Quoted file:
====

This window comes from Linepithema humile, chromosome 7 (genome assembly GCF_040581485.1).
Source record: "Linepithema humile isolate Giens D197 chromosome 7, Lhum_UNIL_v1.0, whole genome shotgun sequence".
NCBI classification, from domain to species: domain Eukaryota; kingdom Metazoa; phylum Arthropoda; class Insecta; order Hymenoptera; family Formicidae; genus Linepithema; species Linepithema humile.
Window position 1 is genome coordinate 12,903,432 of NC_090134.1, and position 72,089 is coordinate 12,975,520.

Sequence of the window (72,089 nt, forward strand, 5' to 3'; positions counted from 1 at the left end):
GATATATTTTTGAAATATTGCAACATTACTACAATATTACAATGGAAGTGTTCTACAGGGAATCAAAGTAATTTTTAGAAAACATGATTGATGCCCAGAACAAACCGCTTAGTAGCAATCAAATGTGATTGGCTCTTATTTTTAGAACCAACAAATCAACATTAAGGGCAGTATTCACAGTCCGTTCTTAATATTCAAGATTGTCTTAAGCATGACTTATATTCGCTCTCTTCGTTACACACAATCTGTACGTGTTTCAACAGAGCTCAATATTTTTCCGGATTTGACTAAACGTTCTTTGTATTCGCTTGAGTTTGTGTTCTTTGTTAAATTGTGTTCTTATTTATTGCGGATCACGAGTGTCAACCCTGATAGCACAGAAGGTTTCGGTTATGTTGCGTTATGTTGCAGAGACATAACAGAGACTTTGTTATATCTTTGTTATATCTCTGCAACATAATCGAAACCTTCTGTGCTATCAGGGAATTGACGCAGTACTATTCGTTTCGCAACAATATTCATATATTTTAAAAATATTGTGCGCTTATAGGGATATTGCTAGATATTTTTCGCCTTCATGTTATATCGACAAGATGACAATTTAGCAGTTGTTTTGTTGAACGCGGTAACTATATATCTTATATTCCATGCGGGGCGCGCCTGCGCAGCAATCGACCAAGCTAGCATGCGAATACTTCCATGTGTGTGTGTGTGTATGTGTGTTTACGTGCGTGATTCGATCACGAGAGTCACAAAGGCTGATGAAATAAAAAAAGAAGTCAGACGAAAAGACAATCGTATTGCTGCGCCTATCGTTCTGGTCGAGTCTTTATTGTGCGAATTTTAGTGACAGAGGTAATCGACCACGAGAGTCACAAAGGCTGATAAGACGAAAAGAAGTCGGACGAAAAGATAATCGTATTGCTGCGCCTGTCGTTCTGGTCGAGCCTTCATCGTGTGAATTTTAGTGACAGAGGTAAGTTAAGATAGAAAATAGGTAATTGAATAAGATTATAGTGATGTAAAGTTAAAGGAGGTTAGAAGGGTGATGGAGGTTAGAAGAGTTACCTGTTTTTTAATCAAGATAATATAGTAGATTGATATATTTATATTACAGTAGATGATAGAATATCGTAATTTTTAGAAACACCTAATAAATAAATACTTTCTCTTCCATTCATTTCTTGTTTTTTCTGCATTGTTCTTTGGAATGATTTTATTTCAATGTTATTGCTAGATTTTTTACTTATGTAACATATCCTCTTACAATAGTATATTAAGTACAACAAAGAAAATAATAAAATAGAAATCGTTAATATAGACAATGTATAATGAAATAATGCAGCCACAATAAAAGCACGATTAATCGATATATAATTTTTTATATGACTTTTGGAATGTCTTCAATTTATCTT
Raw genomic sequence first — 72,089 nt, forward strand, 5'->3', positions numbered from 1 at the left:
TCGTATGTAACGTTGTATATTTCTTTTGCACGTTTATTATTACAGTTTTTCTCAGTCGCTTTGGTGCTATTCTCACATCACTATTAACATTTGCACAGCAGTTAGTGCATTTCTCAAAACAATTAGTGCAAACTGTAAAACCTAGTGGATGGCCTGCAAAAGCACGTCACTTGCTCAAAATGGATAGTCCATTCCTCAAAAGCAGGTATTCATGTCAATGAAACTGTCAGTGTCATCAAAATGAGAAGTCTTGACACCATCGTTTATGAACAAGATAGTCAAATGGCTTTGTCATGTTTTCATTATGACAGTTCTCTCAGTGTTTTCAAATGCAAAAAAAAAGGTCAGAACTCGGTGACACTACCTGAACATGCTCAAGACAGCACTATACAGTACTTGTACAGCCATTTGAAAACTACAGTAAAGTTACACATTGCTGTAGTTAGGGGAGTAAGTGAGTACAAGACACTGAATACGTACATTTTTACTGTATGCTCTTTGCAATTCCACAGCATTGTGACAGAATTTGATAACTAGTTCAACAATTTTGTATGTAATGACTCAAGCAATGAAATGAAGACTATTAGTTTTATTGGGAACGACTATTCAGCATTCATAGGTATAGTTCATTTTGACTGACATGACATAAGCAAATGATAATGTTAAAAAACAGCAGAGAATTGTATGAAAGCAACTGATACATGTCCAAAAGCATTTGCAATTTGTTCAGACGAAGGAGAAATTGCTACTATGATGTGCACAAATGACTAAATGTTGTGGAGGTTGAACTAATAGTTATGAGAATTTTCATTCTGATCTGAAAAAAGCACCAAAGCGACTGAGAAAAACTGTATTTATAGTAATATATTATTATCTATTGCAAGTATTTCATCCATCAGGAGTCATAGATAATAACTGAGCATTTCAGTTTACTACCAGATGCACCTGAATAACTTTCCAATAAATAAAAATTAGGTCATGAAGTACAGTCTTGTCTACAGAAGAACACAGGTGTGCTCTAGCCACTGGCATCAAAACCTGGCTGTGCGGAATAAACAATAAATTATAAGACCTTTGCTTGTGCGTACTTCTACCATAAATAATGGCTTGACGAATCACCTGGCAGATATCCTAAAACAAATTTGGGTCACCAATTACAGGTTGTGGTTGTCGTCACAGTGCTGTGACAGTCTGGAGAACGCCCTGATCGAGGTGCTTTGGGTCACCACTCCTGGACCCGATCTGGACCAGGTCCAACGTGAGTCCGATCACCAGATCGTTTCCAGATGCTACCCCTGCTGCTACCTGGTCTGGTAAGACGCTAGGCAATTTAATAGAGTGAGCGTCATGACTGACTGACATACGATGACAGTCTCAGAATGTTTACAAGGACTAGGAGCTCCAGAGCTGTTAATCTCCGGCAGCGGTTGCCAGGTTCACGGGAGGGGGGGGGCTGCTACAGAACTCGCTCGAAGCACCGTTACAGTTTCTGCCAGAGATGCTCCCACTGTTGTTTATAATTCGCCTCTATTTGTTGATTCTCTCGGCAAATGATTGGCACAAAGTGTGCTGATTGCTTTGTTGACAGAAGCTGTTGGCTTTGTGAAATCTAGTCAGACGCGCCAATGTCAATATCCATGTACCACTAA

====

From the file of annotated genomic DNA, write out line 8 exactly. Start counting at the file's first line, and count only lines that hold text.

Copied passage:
TCGTATGTAACGTTGTATATTTCTTTTGCACGTTTATTATTACAGTTTTTCTCAGTCGCTTTGGTGCTATTCTCACATCACTATTAACATTTGCACAGCAGTTAGTGCATTTCTCAAAACAATTAGTGCAAACTGTAAAACCTAGTGGATGGCCTGCAAAAGCACGTCACTTGCTCAAAATGGATAGTCCATTCCTCAAAAGCAGGTATTCATGTCAATGAAACTGTCAGTGTCATCAAAATGAGAAGTCTTGACACCATCGTTTATGAACAAGATAGTCAAATGGCTTTGTCATGTTTTCATTATGACAGTTCTCTCAGTGTTTTCAAATGCAAAAAAAAAGGTCAGAACTCGGTGACACTACCTGAACATGCTCAAGACAGCACTATACAGTACTTGTACAGCCATTTGAAAACTACAGTAAAGTTACACATTGCTGTAGTTAGGGGAGTAAGTGAGTACAAGACACTGAATACGTACATTTTTACTGTATGCTCTTTGCAATTCCACAGCATTGTGACAGAATTTGATAACTAGTTCAACAATTTTGTATGTAATGACTCAAGCAATGAAATGAAGACTATTAGTTTTATTGGGAACGACTATTCAGCATTCATAGGTATAGTTCATTTTGACTGACATGACATAAGCAAATGATAATGTTAAAAAACAGCAGAGAATTGTATGAAAGCAACTGATACATGTCCAAAAGCATTTGCAATTTGTTCAGACGAAGGAGAAATTGCTACTATGATGTGCACAAATGACTAAATGTTGTGGAGGTTGAACTAATAGTTATGAGAATTTTCATTCTGATCTGAAAAAAGCACCAAAGCGACTGAGAAAAACTGTATTTATAGTAATATATTATTATCTATTGCAAGTATTTCATCCATCAGGAGTCATAGATAATAACTGAGCATTTCAGTTTACTACCAGATGCACCTGAATAACTTTCCAATAAATAAAAATTAGGTCATGAAGTACAGTCTTGTCTACAGAAGAACACAGGTGTGCTCTAGCCACTGGCATCAAAACCTGGCTGTGCGGAATAAACAATAAATTATAAGACCTTTGCTTGTGCGTACTTCTACCATAAATAATGGCTTGACGAATCACCTGGCAGATATCCTAAAACAAATTTGGGTCACCAATTACAGGTTGTGGTTGTCGTCACAGTGCTGTGACAGTCTGGAGAACGCCCTGATCGAGGTGCTTTGGGTCACCACTCCTGGACCCGATCTGGACCAGGTCCAACGTGAGTCCGATCACCAGATCGTTTCCAGATGCTACCCCTGCTGCTACCTGGTCTGGTAAGACGCTAGGCAATTTAATAGAGTGAGCGTCATGACTGACTGACATACGATGACAGTCTCAGAATGTTTACAAGGACTAGGAGCTCCAGAGCTGTTAATCTCCGGCAGCGGTTGCCAGGTTCACGGGAGGGGGGGGGCTGCTACAGAACTCGCTCGAAGCACCGTTACAGTTTCTGCCAGAGATGCTCCCACTGTTGTTTATAATTCGCCTCTATTTGTTGATTCTCTCGGCAAATGATTGGCACAAAGTGTGCTGATTGCTTTGTTGACAGAAGCTGTTGGCTTTGTGAAATCTAGTCAGACGCGCCAATGTCAATATCCATGTACCACTAA